Heart valves and coronary arteries pathologies

Heart valves pathologies and coronary arteries are more and more common in our western lifestyle societies.

2% of the adult population and 10 to 15% of the population over 75 years of age is carrier of a heart valve pathology.

The most common pathologies of these valves and arteries are narrowing. This narrowing can have different sources (malformation, infections, rheumatism, degeneration) and slows the blood passage. While they may be asymptomatic, these pathologies generally induce palpitations, shortness of breath, chest pain or discomfort and can lead to death.

It exists two types of surgical procedures to treat the narrowing pathologies:

  • Open heart surgery
  • Percutaneous cardiovascular interventions, also called percutaneous surgery or endovascular surgery

The two main types of percutaneous cardiovascular interventions are:

  • Percutaneous Coronary Intervention (PCI)
  • Transcatheter Heart Valves (THV)

Percutaneous cardiovascular interventions allow the interventional cardiologist to reach the affected area and to treat it through vascular routes of access such as femoral or radial routes.

These procedures have the advantage to be much less invasive and traumatic for the patient than the open-heart surgery. That is why they are more and more practiced: 135 000 TAVI procedures* and 5 million PCI procedures have been practiced in 2018 and the figures are still growing.

*Source TAVI: European Heart Journal (2018) 39, 2635–2642 doi:10.1093/eurheartj/ehy107


TAVR stands for Transcatheter Aortic Valve Replacement

TAVR is the most practiced procedure within the Transcatheter Heart Valves (THV) interventions. THV also includes Transcatheter Tricuspid Valve Repair (TTVR) and Transcatheter Mitral Valve Repair (TMVR).

Aortic, Tricuspid and Mitral are three cardiac valves which may be replaced following the same kind of advanced procedure.  The procedure consists in replacing the narrowed heart valves without the need for open heart surgery but with the use of a long narrow tube called a catheter.

TAVR procedure was invented and developed by French cardiologist Pr Alain Cribier who did the first implantation on human in April 2002. Another French cardiac surgeon Pr Jacques Seguin developed at the same time another TAVR device which was the first to be CE marked in 2007.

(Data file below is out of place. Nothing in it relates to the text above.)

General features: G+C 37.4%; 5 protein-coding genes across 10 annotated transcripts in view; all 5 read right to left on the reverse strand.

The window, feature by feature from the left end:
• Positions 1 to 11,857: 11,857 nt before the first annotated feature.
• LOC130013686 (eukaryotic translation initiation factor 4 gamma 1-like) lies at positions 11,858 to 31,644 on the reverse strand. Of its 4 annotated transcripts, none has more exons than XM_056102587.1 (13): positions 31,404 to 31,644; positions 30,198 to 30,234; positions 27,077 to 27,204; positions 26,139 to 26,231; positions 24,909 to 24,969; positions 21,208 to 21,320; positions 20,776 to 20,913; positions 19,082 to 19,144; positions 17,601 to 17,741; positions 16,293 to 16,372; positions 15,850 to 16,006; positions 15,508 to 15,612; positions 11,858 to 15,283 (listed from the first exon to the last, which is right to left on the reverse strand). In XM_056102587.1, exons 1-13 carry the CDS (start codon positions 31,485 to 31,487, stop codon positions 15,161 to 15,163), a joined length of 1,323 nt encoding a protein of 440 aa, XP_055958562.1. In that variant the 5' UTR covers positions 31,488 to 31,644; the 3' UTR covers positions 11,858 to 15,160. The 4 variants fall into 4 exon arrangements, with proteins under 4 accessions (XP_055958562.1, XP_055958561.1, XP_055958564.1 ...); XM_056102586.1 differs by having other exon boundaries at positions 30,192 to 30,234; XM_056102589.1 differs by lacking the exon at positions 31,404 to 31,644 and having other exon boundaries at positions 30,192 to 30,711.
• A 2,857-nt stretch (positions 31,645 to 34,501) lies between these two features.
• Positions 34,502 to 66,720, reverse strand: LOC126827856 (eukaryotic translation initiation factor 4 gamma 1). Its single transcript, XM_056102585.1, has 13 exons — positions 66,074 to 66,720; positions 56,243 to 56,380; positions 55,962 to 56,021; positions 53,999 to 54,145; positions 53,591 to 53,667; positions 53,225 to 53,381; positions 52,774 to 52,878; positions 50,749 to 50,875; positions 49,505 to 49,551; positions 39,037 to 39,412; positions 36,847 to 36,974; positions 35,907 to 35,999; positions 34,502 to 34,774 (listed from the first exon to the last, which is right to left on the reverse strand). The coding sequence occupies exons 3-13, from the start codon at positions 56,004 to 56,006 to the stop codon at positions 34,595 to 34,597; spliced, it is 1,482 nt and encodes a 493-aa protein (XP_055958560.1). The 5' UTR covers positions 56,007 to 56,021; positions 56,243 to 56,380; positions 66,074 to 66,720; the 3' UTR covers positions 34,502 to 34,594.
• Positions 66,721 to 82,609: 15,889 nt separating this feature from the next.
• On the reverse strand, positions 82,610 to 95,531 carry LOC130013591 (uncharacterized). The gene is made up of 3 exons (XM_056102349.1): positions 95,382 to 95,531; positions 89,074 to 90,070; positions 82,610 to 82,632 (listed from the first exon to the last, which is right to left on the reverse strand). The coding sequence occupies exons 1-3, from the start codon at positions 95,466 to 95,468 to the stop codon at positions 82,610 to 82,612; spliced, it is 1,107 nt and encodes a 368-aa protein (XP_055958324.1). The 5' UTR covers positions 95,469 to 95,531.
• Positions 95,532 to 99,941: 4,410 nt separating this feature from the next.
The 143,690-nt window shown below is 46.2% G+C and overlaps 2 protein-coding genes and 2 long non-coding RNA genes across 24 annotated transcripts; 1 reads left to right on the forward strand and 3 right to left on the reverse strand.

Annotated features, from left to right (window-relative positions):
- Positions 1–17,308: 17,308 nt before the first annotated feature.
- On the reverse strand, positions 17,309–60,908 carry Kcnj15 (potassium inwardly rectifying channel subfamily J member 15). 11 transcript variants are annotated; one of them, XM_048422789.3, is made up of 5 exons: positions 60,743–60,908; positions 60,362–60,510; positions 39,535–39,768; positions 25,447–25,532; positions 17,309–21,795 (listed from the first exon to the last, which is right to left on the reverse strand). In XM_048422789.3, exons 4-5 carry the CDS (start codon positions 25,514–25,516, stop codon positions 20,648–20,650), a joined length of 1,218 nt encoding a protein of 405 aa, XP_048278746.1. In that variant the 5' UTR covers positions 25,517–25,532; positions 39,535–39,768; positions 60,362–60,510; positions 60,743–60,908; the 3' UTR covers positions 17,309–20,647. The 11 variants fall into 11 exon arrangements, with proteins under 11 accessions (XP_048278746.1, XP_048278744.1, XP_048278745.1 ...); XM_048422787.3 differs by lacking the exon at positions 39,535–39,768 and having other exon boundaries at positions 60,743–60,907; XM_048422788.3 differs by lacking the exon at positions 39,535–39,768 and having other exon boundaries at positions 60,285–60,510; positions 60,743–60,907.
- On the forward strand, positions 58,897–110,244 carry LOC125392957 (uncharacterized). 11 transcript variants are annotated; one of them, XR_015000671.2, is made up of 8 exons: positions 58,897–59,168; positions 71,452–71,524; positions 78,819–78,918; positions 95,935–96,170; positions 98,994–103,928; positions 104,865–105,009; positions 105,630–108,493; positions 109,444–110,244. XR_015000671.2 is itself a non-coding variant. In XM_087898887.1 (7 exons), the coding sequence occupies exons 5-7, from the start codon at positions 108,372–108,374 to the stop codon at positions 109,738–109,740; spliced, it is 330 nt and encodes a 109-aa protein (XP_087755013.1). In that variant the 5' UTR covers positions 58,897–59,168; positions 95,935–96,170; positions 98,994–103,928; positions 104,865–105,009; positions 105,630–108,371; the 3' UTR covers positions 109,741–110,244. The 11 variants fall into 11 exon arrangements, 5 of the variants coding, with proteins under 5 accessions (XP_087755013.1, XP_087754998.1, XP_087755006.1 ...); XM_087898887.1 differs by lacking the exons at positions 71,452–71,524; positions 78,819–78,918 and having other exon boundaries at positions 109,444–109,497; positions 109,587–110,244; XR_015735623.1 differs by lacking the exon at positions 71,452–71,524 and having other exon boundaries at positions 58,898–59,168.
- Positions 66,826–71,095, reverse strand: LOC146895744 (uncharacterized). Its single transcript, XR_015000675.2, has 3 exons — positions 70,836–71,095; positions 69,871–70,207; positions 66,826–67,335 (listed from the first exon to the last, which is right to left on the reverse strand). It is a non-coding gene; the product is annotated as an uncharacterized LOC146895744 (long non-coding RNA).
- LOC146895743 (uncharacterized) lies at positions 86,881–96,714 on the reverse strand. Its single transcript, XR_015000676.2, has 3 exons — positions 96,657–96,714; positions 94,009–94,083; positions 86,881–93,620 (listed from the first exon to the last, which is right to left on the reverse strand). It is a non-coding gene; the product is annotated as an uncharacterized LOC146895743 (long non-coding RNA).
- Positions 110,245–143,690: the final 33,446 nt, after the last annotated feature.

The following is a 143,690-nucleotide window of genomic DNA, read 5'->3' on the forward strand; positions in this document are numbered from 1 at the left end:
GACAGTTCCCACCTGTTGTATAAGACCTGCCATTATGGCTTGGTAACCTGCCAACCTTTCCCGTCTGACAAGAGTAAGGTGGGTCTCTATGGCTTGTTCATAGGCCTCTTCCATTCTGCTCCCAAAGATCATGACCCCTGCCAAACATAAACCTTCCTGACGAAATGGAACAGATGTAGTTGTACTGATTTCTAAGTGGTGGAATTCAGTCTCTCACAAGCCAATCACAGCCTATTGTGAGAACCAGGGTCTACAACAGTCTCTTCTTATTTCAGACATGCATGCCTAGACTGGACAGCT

How does the TAVR procedure work?

The catheter is inserted into a large blood vessel in patient’s groin or through a small incision in his chest and guided to the aortic valve opening in the heart. The valve is, for its part, squeezed around or inside the catheter.

The new valve is deploying, using a balloon and taking over the diseased valve. Once the new valve is implanted, the catheter is removed. The new valve starts working right away.

TAVR, TTVR and TMVR are a much less invasive alternative, where patients are, in most cases, under local anaesthetic and awake.

This procedure dramatically cuts the length of recovery and patients are up and about within a few hours of their procedure. Most patients only need to stay one night in hospital.

What is PCI?

PCI Electroducer
PCI Electroducer
PCI Electroducer

Percutaneous coronary intervention (PCI), also known as coronary angioplasty, is a nonsurgical technique for treating obstructive coronary artery disease.

The procedure consists in using a thin flexible tube, known as a catheter, inserted into an artery. The catheter integrates a balloon which is inflated to dilate the narrowed artery. Most of the time, a small structure, called a stent, is put in place to keep the artery open at the right diameter.

PCI improves blood flow, thus decreasing heart-related chest pain, making the patient feels better and increasing his ability to be active.

This procedure lengths from 45 minutes to 2 hours on average, and patients are up and about within a few hours of their procedure. Most patients only need to stay one night in hospital.